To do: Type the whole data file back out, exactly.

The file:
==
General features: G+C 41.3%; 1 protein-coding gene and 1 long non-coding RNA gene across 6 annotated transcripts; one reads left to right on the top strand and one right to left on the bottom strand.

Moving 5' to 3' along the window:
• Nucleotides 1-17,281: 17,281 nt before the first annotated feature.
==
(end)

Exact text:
General features: G+C 41.3%; 1 protein-coding gene and 1 long non-coding RNA gene across 6 annotated transcripts; one reads left to right on the top strand and one right to left on the bottom strand.

Moving 5' to 3' along the window:
• Nucleotides 1-17,281: 17,281 nt before the first annotated feature.